Before 2021, the last time a race was held in July at Atlanta Motor Speedway was the Dixie 500 on July 28, 1974.
Richard Petty overcame an early problem in the form of a cut tire on the 171st of 328 laps, roared back to take the lead on lap 238 and held off David Pearson to win the 160th race of his NASCAR Cup Series career.
Not that it was much of a surprise. The Atlanta event was the fourth consecutive big track race – 1.5 miles or larger in length – in which Petty and Pearson took the top two positions. Each had won twice.
There were only a handful of caution periods, the attendance was posted at 38,000 (which was good for Atlanta back then) and other than complaints about the hot weather, the race was free of controversy and debate.
Which was a good thing.
NASCAR was mired in one of its most frustrating seasons ever. Over the course of six months, the sanctioning body had changed the rules five times, which resulted in angered and confused competitors – not to mention fans and media.
More than a few said loudly, and repeatedly, that NASCAR had no idea what it was doing.
The problem began in 1973. There was a severe petroleum shortage in the United States, triggered by a production shutdown by oil-producing countries.
In 1974 NASCAR had originally planned to reduce legal engine size across the board. That would end the constant juggling of different-sized carburetor plates utilized by engines 426 cu. in. or larger.
But officials said that since they had to deal with the fuel shortage, “We were unable to do anything else but concentrate on that issue.”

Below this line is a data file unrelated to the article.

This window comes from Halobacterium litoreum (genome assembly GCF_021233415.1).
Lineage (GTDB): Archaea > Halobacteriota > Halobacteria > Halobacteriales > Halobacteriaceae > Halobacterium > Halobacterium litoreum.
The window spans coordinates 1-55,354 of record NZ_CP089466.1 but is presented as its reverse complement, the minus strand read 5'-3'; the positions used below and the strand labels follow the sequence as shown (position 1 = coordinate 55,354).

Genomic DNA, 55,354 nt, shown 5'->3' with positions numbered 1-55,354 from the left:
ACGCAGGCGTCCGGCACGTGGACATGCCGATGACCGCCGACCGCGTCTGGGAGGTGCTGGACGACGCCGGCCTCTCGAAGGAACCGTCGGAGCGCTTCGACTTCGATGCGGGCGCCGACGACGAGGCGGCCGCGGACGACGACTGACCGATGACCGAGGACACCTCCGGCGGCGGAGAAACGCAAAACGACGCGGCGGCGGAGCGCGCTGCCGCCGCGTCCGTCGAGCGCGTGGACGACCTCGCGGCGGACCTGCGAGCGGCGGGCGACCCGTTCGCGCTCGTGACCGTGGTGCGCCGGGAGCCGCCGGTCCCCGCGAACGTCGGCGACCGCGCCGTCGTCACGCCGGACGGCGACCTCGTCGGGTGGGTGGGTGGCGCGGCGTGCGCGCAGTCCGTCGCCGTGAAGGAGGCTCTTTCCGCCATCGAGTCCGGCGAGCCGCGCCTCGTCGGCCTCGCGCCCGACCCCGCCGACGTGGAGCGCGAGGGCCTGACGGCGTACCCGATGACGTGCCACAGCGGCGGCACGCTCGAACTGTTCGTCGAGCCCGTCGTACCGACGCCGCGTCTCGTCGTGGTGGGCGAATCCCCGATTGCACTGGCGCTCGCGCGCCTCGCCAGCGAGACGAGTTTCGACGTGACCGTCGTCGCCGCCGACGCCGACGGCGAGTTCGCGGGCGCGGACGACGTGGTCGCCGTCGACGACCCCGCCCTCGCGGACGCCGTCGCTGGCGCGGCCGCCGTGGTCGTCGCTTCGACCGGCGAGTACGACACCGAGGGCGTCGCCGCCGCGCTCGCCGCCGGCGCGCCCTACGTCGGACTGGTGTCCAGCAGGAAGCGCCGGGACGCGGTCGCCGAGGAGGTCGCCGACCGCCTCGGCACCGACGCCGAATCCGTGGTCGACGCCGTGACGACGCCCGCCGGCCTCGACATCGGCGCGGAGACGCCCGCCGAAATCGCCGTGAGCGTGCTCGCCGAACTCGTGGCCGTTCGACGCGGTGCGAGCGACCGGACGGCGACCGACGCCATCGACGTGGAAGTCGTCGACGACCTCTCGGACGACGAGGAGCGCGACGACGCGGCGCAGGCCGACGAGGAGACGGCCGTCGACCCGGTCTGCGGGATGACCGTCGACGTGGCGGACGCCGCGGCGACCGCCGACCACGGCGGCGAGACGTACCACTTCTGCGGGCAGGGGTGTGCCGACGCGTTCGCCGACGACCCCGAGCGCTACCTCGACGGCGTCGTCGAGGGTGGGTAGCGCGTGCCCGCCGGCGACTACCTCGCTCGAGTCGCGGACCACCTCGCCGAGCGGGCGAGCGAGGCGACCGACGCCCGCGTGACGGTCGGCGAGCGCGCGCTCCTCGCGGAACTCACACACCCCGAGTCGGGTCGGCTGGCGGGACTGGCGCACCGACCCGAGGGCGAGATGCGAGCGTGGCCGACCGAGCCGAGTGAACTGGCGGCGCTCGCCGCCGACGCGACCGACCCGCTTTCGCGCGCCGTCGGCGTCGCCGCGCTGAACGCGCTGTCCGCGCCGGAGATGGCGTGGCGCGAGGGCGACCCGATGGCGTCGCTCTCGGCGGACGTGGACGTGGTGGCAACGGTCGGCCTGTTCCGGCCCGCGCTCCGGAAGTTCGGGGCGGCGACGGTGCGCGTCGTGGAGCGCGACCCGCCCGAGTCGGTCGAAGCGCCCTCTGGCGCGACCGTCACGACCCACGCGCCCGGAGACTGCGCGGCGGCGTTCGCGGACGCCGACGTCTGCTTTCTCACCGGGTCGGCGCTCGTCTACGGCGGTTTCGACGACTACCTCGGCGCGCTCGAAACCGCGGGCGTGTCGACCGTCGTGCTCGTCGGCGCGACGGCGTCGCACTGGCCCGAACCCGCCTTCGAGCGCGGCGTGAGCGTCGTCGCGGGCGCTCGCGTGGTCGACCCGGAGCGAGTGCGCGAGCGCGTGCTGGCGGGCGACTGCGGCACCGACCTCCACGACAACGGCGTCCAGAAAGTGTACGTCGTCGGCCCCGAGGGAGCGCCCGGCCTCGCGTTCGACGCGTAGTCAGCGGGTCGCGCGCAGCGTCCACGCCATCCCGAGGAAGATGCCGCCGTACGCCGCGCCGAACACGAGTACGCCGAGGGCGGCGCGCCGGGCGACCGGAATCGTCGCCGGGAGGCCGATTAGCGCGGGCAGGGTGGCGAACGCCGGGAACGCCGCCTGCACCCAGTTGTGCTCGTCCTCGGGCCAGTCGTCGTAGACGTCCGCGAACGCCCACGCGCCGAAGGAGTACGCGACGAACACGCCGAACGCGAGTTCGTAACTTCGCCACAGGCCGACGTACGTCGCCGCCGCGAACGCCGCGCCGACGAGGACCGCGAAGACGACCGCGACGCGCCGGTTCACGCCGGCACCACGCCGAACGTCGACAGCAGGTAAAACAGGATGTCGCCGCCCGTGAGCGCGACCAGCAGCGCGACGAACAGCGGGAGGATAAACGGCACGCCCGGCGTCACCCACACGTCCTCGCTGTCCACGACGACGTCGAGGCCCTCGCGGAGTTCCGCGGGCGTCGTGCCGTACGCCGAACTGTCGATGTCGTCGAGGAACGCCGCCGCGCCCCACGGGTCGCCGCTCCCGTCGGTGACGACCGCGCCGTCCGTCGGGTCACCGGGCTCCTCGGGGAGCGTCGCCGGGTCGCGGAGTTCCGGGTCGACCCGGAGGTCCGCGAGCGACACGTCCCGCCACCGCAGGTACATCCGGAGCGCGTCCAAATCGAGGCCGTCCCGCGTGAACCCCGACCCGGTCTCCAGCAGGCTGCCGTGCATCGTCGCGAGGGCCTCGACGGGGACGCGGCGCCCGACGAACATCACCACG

This meant that the use of larger or smaller engines and the various carburetors and carburetor plates that came with them would continue – and so would the chaos.
The first rule change was announced just 24 hours before the Daytona 500. On March 18, all the carburetor plates would be removed. All engines larger than 366 cu. in. would be equipped with a specially made Holley carburetor.
Ironically, the first race under the new rules was the Atlanta 500 on March 24. Pearson won the pole in a Wood Brothers Racing Mercury equipped with a small engine. An errant four-tire change swatted victory away from him and Cale Yarborough went on to win in Junior Johnson’s Chevrolet equipped with a 427-cu. in. engine.
Then after Pearson’s victory in the Rebel 450 at Darlington Raceway, in which nearly all the frontrunners competed in cars with 366 cu. in. engines, NASCAR made a second rule change.
It felt the larger engines were at a disadvantage and it provided them with another carburetor, one which would permit larger airflow.
The grousing began.
“You are going to have winners and losers at every race,” Petty said. “The only thing that is going to happen under these rule changes is that racing is going to get more expensive. It already has.”
The Virginia 500 at Martinsville Speedway on April 28 was the first race under the second new rule. The sweep of the top six positions was made by drivers racing cars with the smaller engine.
Then at Talladega Superspeedway, Pearson and Benny Parsons finished one-two with small engines. But the real evidence of a major disparity came in qualifying. Pearson won the pole at 186 mph. Buddy Baker, the fastest big engine driver, was a whopping seven miles per hour slower.
You can guess what happened next.